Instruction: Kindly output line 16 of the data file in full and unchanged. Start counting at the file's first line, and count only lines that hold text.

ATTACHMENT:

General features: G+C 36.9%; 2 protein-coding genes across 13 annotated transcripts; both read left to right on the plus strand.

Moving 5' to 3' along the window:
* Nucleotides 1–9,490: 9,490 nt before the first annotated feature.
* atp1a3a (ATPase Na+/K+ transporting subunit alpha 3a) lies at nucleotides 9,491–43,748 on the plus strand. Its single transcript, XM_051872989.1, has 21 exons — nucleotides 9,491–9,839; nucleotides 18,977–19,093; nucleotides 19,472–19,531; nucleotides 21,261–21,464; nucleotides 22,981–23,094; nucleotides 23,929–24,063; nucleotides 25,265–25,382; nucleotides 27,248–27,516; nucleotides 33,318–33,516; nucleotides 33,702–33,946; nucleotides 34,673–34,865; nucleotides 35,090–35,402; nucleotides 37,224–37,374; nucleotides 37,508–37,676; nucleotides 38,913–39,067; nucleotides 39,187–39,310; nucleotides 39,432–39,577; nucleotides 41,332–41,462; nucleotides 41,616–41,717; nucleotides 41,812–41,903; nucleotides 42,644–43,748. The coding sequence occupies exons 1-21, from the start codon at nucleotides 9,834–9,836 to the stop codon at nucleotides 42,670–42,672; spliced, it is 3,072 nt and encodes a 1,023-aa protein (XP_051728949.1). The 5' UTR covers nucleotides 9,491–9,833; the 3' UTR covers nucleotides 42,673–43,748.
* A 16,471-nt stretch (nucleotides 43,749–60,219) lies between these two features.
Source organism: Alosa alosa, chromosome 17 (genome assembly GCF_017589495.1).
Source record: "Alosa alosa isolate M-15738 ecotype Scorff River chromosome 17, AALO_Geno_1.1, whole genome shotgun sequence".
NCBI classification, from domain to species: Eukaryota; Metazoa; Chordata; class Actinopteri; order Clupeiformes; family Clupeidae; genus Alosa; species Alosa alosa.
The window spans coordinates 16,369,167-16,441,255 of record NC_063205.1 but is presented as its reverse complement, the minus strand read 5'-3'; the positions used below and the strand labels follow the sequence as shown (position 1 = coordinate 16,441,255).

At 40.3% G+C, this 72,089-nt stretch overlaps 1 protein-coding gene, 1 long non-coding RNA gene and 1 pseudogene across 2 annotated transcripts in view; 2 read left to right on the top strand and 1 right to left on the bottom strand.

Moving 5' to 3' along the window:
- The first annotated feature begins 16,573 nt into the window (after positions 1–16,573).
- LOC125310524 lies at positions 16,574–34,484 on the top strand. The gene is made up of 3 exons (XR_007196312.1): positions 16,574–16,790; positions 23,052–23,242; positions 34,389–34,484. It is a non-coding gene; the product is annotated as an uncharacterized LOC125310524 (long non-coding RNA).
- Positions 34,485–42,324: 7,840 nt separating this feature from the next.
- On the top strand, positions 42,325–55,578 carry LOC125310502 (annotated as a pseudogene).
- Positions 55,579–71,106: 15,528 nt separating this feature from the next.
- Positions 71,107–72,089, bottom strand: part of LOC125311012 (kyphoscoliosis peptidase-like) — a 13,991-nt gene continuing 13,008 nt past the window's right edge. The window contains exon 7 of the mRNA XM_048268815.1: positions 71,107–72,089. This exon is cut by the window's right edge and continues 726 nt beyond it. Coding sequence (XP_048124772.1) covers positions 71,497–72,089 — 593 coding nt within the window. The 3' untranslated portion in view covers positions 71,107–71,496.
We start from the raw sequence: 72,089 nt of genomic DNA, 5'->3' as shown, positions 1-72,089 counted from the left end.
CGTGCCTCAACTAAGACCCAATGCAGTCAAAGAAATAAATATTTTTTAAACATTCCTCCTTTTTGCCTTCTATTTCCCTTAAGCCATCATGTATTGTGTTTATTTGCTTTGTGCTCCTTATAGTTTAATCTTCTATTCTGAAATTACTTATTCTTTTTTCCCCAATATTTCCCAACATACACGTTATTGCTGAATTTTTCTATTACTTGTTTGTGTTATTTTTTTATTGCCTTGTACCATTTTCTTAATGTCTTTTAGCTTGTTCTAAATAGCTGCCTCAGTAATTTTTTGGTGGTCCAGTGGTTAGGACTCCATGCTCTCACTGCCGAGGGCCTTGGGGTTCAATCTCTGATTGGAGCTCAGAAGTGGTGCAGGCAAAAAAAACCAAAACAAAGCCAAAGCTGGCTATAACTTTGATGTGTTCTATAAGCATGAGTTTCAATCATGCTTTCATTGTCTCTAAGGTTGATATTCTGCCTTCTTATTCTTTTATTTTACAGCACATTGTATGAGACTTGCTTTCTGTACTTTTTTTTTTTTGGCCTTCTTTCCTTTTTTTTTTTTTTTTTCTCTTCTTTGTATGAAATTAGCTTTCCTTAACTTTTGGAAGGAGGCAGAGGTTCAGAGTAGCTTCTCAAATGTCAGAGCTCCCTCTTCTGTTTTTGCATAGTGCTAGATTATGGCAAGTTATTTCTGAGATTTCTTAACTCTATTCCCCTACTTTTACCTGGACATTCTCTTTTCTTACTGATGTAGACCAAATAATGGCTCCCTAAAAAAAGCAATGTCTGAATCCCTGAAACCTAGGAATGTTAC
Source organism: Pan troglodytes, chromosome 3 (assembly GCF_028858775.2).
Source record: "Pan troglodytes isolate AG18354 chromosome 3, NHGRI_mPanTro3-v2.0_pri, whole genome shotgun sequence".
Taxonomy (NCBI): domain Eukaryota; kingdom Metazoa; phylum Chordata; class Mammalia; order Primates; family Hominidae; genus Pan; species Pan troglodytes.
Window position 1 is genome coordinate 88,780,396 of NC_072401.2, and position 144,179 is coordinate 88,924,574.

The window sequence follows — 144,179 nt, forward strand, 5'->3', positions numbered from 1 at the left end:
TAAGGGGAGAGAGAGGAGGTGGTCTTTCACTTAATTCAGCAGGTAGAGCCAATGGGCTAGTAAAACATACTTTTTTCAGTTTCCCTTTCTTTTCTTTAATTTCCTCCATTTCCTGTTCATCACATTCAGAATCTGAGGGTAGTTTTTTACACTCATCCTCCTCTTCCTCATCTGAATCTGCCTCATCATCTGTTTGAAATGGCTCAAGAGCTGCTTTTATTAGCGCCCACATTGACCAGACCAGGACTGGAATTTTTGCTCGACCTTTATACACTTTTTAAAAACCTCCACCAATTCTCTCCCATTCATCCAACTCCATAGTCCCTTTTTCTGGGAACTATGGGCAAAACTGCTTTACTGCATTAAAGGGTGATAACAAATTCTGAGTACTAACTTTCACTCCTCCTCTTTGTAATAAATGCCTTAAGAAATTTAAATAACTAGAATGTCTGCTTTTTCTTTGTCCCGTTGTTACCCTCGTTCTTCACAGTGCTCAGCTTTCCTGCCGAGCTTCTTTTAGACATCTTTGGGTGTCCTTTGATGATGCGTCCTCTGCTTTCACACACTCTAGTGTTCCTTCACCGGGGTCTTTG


- Positions 55,579–71,106: 15,528 nt separating this feature from the next.